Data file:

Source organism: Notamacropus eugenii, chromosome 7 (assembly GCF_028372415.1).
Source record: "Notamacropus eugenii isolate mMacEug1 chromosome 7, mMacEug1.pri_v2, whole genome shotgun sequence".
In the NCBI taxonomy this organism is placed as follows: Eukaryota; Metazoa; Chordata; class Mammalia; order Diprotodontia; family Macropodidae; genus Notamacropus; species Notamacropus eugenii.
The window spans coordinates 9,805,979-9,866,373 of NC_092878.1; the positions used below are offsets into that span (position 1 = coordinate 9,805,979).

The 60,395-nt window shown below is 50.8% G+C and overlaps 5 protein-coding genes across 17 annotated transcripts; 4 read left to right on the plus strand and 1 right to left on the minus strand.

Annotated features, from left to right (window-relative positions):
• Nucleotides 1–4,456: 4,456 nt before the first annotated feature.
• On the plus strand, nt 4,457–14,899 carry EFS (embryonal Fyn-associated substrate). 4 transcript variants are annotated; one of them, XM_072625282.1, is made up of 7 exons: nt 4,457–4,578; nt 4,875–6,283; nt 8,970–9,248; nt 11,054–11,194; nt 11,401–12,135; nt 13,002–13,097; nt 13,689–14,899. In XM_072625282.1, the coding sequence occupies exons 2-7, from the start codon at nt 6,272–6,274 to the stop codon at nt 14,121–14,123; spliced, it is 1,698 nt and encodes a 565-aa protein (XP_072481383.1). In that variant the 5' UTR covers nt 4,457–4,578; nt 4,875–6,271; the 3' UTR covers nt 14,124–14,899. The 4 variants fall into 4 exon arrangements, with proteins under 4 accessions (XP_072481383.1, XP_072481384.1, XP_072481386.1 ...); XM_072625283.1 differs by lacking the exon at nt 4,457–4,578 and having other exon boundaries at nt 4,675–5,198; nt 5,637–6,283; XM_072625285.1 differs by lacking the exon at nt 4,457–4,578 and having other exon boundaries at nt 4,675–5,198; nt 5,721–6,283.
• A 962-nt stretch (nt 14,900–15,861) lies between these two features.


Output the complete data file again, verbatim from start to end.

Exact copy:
Source organism: Notamacropus eugenii, chromosome 7 (assembly GCF_028372415.1).
Source record: "Notamacropus eugenii isolate mMacEug1 chromosome 7, mMacEug1.pri_v2, whole genome shotgun sequence".
In the NCBI taxonomy this organism is placed as follows: Eukaryota; Metazoa; Chordata; class Mammalia; order Diprotodontia; family Macropodidae; genus Notamacropus; species Notamacropus eugenii.
The window spans coordinates 9,805,979-9,866,373 of NC_092878.1; the positions used below are offsets into that span (position 1 = coordinate 9,805,979).

The 60,395-nt window shown below is 50.8% G+C and overlaps 5 protein-coding genes across 17 annotated transcripts; 4 read left to right on the plus strand and 1 right to left on the minus strand.

Annotated features, from left to right (window-relative positions):
• Nucleotides 1–4,456: 4,456 nt before the first annotated feature.
• On the plus strand, nt 4,457–14,899 carry EFS (embryonal Fyn-associated substrate). 4 transcript variants are annotated; one of them, XM_072625282.1, is made up of 7 exons: nt 4,457–4,578; nt 4,875–6,283; nt 8,970–9,248; nt 11,054–11,194; nt 11,401–12,135; nt 13,002–13,097; nt 13,689–14,899. In XM_072625282.1, the coding sequence occupies exons 2-7, from the start codon at nt 6,272–6,274 to the stop codon at nt 14,121–14,123; spliced, it is 1,698 nt and encodes a 565-aa protein (XP_072481383.1). In that variant the 5' UTR covers nt 4,457–4,578; nt 4,875–6,271; the 3' UTR covers nt 14,124–14,899. The 4 variants fall into 4 exon arrangements, with proteins under 4 accessions (XP_072481383.1, XP_072481384.1, XP_072481386.1 ...); XM_072625283.1 differs by lacking the exon at nt 4,457–4,578 and having other exon boundaries at nt 4,675–5,198; nt 5,637–6,283; XM_072625285.1 differs by lacking the exon at nt 4,457–4,578 and having other exon boundaries at nt 4,675–5,198; nt 5,721–6,283.
• A 962-nt stretch (nt 14,900–15,861) lies between these two features.